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Founding Brothers: The Revolutionary Generation ,
by Joseph Ellis

Directed by Professor Tracy McKenzie
Thursday, May 24, 2007, 1:30–3:30, Smith 306
The author, a master wordsmith, recreates the crucial era immediately after the achievement of American independence through intimate sketches of the relationship among eight leading figures from the early republic: Abigail and John Adams, Aaron Burr, Benjamin Franklin, Alexander Hamilton, Thomas Jefferson, James Madison, and George Washington. Each chapter focuses on a key historical moment, from a gripping recreation of the Hamilton- Burr duel and its significance for the nation to a deeply moving narrative of the reconciliation between John Adams and Thomas Jefferson in the twilight of their lives. Emphasizing the fragility of the infant republic, Ellis reminds us that the success of the American Revolution was far from inevitable.
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Death is a Festival: Funeral Rites and Rebellion in Nineteenth-Century Brazil, by Joao Reis
Directed by Professor Adam Warren
Tuesday, February 20th, 1:30-3:30, Smith 306
This award-winning social history of death and funeral rites during the early decades of Brazil's independence from Portugal focuses on the Cemiterada movement in Salvador, capital of the province of Bahia. The book opens with a lively account of the popular riot that ensued when, in 1836, the government condemned the traditional burial of bodies inside Catholic church buildings and granted a private company a monopoly over burials.
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J.R.R. Tolkien: A Biography, by Humphrey Carpenter
Directed by Professor Robin Stacey
Monday, November 13, 1:30-3:30, Smith 306
To the horror of many modernday critics, J.R.R. Tolkien has several times been selected in national polls in the U.S. and Britain as "the author of the twentieth century," beating out such worthy opponents as James Joyce and Ernest Hemingway. The recent success of Peter Jackson's film version of his best-known work, The Lord of the Rings, has served to increase his popularity even further. Our reading for this session is Humphrey Carpenter's J.R.R. Tolkien: A Biography. I have also included a short piece by Tolkien entitled “The Homecoming of Beorhtnoth, Beorhthelm’s Son” together with the Anglo-Saxon heroic poem “The Battle of Maldon” for which it was intended to serve as a sequel.

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Juan Soldado: Rapist, Murderer, Martyr, Saint, by Paul Vanderwood
Directed by Professor Adam Warren
February 28, 2006, 1:30-3:00 in Smith 320
Paul J. Vanderwood offers a fascinating look at the events, beliefs, and circumstances that have motivated popular devotion to Juan Soldado, a Mexican folk saint. In his mortal incarnation, Juan Soldado was Juan Castillo Morales, a twenty-four-year-old soldier convicted of and quickly executed for the rape and murder of eight-year-old Olga Camacho in Tijuana in 1938. Immediately after Morales's death, many people began to doubt the evidence of his guilt, or at least the justice of his brutal execution. There were reports of seeing blood seeping from his grave and of hearing his soul cry out protesting his innocence. Soon the "martyred" Morales was known as Juan Soldado, or John the Soldier. Believing that those who have died unjustly sit closest to God, people began visiting Morales's grave asking for favors. Within months of his death, the young soldier had become a popular saint. He is not recognized by the Catholic Church, yet since 1938, thousands of people have made pilgrimages to his gravesite.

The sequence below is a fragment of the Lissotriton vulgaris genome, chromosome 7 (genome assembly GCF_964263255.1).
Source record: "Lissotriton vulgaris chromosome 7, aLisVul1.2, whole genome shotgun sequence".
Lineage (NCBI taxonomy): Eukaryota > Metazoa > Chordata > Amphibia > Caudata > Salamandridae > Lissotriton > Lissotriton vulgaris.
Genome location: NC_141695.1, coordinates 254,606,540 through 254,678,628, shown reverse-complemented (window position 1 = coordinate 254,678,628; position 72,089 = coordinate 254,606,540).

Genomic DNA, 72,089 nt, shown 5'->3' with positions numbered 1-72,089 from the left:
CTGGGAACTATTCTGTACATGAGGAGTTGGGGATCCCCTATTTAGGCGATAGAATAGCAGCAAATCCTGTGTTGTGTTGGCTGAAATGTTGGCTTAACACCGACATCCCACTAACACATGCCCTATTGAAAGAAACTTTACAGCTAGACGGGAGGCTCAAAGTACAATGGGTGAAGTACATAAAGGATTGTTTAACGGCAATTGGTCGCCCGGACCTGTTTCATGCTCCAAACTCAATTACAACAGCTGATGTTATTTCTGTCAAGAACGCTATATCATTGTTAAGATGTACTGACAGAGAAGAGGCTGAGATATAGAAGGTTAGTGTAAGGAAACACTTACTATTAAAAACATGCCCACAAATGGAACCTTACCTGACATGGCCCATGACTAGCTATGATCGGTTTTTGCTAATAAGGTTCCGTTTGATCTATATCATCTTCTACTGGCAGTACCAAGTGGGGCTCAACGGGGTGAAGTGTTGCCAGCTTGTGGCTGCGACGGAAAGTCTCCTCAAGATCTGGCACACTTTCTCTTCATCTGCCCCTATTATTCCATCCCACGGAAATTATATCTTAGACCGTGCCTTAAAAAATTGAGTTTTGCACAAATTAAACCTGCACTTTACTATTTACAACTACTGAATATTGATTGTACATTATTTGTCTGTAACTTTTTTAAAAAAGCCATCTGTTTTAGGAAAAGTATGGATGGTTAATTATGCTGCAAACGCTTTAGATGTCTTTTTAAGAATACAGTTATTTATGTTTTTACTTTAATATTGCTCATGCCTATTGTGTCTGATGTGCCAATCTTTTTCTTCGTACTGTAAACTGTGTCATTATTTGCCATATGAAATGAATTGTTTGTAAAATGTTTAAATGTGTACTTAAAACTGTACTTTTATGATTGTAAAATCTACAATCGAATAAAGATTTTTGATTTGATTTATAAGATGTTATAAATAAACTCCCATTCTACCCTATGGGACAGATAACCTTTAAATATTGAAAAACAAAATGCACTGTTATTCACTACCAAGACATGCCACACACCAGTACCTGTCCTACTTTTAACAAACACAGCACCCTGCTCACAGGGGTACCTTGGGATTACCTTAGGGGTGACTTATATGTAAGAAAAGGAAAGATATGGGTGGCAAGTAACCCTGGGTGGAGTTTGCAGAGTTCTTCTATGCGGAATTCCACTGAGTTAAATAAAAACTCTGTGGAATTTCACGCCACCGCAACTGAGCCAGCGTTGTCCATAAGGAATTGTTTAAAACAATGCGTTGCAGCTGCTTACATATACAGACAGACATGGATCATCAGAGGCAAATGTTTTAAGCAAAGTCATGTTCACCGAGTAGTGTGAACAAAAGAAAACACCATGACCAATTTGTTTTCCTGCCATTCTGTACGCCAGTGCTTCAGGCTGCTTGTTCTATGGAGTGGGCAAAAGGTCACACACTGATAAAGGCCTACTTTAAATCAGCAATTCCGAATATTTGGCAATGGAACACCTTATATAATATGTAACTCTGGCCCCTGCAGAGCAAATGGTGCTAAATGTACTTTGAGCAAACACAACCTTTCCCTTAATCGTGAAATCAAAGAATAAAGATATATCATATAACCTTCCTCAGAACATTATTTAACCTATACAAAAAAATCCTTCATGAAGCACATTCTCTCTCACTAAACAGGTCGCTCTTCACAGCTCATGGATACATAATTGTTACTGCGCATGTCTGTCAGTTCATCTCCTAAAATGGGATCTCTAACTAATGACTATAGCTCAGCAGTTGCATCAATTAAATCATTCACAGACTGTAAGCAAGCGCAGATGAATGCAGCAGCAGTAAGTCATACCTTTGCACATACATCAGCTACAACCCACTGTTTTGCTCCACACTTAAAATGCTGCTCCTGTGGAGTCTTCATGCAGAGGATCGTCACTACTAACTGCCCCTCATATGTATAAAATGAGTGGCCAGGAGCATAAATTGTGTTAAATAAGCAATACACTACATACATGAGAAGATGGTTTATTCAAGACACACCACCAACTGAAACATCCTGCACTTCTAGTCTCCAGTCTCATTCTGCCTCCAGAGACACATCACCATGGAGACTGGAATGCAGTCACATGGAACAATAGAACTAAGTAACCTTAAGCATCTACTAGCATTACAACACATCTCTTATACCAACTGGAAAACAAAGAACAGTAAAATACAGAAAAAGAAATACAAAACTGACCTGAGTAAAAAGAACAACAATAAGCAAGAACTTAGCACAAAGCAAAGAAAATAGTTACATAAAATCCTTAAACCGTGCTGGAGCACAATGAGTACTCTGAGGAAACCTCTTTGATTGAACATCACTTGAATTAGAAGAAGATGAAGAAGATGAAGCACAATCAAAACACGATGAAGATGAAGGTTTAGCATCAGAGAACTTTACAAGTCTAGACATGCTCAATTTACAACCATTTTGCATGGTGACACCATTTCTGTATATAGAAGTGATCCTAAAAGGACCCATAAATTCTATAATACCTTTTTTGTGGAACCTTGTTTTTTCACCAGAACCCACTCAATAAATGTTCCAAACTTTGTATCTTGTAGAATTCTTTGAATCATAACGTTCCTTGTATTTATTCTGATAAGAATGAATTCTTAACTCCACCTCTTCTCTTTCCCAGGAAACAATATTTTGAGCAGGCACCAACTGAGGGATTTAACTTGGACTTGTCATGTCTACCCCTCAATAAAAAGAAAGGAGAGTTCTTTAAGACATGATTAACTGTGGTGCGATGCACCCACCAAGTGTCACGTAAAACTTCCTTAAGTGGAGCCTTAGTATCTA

In addition to extensive archival research, Vanderwood interviewed central actors in the events of 1938, and many present-day visitors to the shrine at Morales's grave. Vanderwood puts the events of 1938 within the context of Depression-era Tijuana and he locates people's devotion, then and now, within the history of extra-institutional religious activity. In Juan Soldado, a gripping true-crime mystery opens up into a much larger and more elusive mystery of faith and belief.
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Medieval Mysteries!
Meet with Author Candace Robb and Professor Robin Stacey to discuss Robb's books The Lady Chapel and A Gift of Sanctuary
January 26, 2006 1:30-3:30 in Smith 306
Candace Robb studied Anglo-Saxon and medieval literature at the University of Cincinnati in Ohio. After leaving graduate school, she began writing the bestselling 14th-century mystery series starring Owen Archer.

The Lady Chapel. In summer 1365, York is glorious with pageantry for the Feast of Corpus Christi. But wool merchant Will Crounce meets his maker all too soon, his throat slit in the shadow of the great cathedral. When Crounce's severed hand is found in fellow-merchant Gilbert Ridley's tavern lodging, the Archbishop calls in Owen Archer, the Welsh archer-turned-sleuth. To unravel the murder, Owen will need his sharp mind, his bow and arrows, and even his wife Lucy's apothecary skills. For soon he will be drawn into a tangle of greed, treachery, and passion that runs from Ridley and the wool trade all the way to the royal court.

A Gift of Sanctuary. In the wet spring of 1370, a time of political unrest, a murdered man is left outside the gates of St. David's, Wales. Not far away, a wounded stranger, drenched in blood-not all of it his own-is carried to sanctuary by a wandering bard. A mystery linked to warring passions for a woman and a nation begins for Owen Archer. Owen, leaving his family behind, has undertaken a holy pilgrimage to Wales with his ailing father-in-law and his friend Geoffery Chaucer-and has agreed to carry out a mission for the English king. But he is unexpectedly moved by this return to his native land. And when asked to investigate the killing at St. David's, Owen-sharp at discerning truth from falsehood-begins to see the momentous import of a fugitive shrouded in secrecy, a lady betrayed by love, and the ties binding a man's soul, that tighten to torment his heart.